“Manhattanhenge”

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What will future civilizations think of Manhattan Island when they dig it up and find a carefully laid out network of streets and avenues? Surely the grid would be presumed to have astronomical significance, just as we have found for the pre-historic circle of large vertical rocks known as Stonehenge, in the Salisbury Plain of England. For Stonehenge, the special day is the summer solstice, when the Sun rises in perfect alignment with several of the stones, signaling the change of season.

For Manhattan, a place where evening matters more than morning, that special day comes twice a year. For 2012 they fall on May 29th, and July 12th, when the setting Sun aligns precisely with the Manhattan street grid, creating a radiant glow of light across Manhattan’s brick and steel canyons, simultaneously illuminating both the north and south sides of every cross street of the borough’s grid. A rare and beautiful sight. These two days happen to correspond with Memorial Day and Baseball’s All Star break. Future anthropologists might conclude that, via the Sun, the people who called themselves Americans worshiped War and Baseball.

For these two days, as the Sun sets on the grid, half the disk sits above and half below the horizon. The day after, May 30th, and the day before, July 11, also offer Manhattanhenge moments, but at sunset, you instead will find the entire ball of the Sun on the horizon.

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Fail Big; A lesson from Sara Blakely the Founder of Spanx.

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Sara Blakely joined The Forbes Rich List thanks to founding Spanx. Here is a lesson learned from Sara’s journey from fax machine saleswoman to entrepreneurial superstar.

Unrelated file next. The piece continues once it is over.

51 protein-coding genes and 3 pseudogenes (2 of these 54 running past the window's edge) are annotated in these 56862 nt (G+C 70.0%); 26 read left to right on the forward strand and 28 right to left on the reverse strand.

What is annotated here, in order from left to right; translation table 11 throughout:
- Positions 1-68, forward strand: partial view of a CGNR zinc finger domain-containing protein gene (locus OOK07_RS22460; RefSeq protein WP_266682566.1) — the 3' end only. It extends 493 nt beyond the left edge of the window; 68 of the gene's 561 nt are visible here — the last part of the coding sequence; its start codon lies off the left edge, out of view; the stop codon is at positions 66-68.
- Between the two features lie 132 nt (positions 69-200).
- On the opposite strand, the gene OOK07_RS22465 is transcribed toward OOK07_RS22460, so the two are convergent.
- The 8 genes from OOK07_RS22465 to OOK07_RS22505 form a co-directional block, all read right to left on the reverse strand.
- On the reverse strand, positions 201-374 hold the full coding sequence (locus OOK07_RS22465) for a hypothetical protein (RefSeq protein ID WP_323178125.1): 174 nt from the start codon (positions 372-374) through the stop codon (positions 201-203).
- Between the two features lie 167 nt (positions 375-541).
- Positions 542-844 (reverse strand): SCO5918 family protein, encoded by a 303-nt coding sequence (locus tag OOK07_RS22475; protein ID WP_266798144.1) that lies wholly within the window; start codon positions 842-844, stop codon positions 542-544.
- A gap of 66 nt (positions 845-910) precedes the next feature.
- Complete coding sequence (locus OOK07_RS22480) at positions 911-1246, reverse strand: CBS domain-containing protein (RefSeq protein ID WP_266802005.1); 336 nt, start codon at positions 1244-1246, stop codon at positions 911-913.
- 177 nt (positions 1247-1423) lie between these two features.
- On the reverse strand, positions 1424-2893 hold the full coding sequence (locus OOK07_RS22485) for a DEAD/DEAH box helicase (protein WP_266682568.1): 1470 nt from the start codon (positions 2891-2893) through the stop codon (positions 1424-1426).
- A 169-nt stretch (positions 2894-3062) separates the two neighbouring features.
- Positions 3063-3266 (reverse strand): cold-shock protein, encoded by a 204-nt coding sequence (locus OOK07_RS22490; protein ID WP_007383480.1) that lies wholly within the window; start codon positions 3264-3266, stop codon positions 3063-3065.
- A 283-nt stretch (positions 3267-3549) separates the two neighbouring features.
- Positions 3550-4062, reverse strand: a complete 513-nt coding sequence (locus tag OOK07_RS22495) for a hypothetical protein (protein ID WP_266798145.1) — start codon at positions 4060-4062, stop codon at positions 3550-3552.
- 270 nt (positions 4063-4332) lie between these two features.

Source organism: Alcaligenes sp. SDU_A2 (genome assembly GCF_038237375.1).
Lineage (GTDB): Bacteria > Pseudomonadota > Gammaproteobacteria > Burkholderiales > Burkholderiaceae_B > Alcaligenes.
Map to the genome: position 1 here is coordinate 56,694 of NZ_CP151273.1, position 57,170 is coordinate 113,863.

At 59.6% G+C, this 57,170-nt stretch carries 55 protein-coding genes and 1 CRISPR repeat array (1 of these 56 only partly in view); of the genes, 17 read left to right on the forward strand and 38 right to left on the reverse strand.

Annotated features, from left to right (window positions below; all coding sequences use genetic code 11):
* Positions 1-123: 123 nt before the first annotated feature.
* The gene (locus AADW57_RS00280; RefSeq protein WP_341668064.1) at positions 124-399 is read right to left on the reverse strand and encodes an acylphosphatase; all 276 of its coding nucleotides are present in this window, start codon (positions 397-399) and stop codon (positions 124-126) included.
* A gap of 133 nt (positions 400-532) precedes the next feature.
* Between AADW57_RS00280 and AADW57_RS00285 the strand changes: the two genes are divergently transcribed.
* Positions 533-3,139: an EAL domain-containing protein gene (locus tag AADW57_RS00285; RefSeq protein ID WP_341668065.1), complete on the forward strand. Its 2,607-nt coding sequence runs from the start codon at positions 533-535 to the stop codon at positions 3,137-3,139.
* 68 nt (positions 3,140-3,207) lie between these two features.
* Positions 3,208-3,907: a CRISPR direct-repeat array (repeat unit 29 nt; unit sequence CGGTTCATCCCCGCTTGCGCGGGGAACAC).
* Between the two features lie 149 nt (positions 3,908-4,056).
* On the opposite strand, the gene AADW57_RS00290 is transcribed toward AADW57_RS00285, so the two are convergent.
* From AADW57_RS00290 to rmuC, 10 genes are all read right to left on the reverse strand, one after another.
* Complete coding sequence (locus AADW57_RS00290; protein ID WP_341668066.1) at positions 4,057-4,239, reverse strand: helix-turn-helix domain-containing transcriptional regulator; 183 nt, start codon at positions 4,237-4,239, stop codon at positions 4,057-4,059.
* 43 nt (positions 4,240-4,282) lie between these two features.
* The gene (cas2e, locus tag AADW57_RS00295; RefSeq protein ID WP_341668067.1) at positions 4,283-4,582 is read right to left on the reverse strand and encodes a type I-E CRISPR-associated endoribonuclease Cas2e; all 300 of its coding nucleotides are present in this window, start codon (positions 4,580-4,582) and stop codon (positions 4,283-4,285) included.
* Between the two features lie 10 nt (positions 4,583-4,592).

Fail Big.

Sara’s beloved father followed Wayne Dyer’s guidance in teaching his children the power of failing big. Each day, her father would ask, “So, what did you fail at today.” And if there were no failures, Dad would be disappointed.

Focusing on failing big allowed Sara to understand that failure is not an outcome, but involves a lack of trying, not stretching yourself far enough out of your comfort zone and attempting to be more than you were the day before. Failing big was a good thing.

Nasa’s New Era.

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Opening a new, entrepreneurial era in spaceflight, a ship built by a billionaire businessman sped toward the International Space Station with a load of groceries and other supplies after an early Tuesday blastoff.

The launch of the Falcon 9 rocket and its unmanned Dragon capsule marked the first time a commercial spacecraft has been sent to the orbiting outpost.

The rocket lifted off just before 4 a.m. and smoothly boosted the capsule into orbit. The capsule is expected to rendezvous with the space station within days, delivering a half-ton of provisions for its six crew members.

It is considered just a test flight, but if all goes well with this mission and others like it, commercial spaceships could be carrying astronauts to and from the space station in three to five years.

“Falcon flew perfectly!!” billionaire entrepreneur Elon Musk, founder of the SpaceX company, said via Twitter. “Feels like a giant weight just came off my back.” Musk told reporters: “For us, it’s like winning the Super Bowl.”
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Up to now, flights to the space station were something only major governments had done. NASA is looking to the private sector to take over flights to the space station now that the space shuttle has been retired. Several U.S. companies are vying for the opportunity.

“The significance of this day cannot be overstated,” said a beaming NASA Administrator Charles Bolden. “It’s a great day for America. It’s actually a great day for the world because there are people who thought that we had gone away, and today says, ‘No, we’re not going away at all.'”

Since the shuttle’s retirement last summer, American astronauts have been hitching rides to the space station aboard Russian rockets, and Russian, Japanese and European ships have been delivering supplies. Yikes, the US astronauts hitch hikers!

Isn’t that a false sense of budget cutting as all the jobs to build those rockets in Russia and Japan are not here at home.

At least space X is here in the good old USA. SpaceX has spent more than $1 billion on the project.

The rocket also blasted into orbit around the Earth the ashes of more than 300 people, including Mercury astronaut Gordon Cooper and actor James Doohan, who played Scotty on “Star Trek.” The ashes were in a part of the rocket that was jettisoned during the climb into space.